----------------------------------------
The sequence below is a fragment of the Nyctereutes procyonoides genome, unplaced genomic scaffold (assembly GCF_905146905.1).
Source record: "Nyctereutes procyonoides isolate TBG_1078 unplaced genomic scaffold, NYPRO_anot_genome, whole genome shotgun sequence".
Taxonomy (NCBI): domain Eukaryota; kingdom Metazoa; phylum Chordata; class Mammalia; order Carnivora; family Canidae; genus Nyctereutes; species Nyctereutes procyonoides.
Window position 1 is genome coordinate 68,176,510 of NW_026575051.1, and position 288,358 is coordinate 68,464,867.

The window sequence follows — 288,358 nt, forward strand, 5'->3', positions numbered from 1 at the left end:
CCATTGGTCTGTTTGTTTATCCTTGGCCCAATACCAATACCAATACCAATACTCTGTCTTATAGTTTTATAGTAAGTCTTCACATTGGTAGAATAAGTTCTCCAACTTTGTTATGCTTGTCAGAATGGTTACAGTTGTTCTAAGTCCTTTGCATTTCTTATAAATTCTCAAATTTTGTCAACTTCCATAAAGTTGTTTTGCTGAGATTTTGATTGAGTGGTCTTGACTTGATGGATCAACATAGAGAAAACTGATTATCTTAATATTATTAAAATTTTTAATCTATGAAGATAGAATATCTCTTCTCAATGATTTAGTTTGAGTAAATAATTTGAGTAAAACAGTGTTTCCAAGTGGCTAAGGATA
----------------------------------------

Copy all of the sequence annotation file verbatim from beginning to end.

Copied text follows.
The sequence below is a fragment of the Nyctereutes procyonoides genome, unplaced genomic scaffold (assembly GCF_905146905.1).
Source record: "Nyctereutes procyonoides isolate TBG_1078 unplaced genomic scaffold, NYPRO_anot_genome, whole genome shotgun sequence".
Taxonomy (NCBI): domain Eukaryota; kingdom Metazoa; phylum Chordata; class Mammalia; order Carnivora; family Canidae; genus Nyctereutes; species Nyctereutes procyonoides.
Window position 1 is genome coordinate 68,176,510 of NW_026575051.1, and position 288,358 is coordinate 68,464,867.

The window sequence follows — 288,358 nt, forward strand, 5'->3', positions numbered from 1 at the left end:
CCATTGGTCTGTTTGTTTATCCTTGGCCCAATACCAATACCAATACCAATACTCTGTCTTATAGTTTTATAGTAAGTCTTCACATTGGTAGAATAAGTTCTCCAACTTTGTTATGCTTGTCAGAATGGTTACAGTTGTTCTAAGTCCTTTGCATTTCTTATAAATTCTCAAATTTTGTCAACTTCCATAAAGTTGTTTTGCTGAGATTTTGATTGAGTGGTCTTGACTTGATGGATCAACATAGAGAAAACTGATTATCTTAATATTATTAAAATTTTTAATCTATGAAGATAGAATATCTCTTCTCAATGATTTAGTTTGAGTAAATAATTTGAGTAAAACAGTGTTTCCAAGTGGCTAAGGATA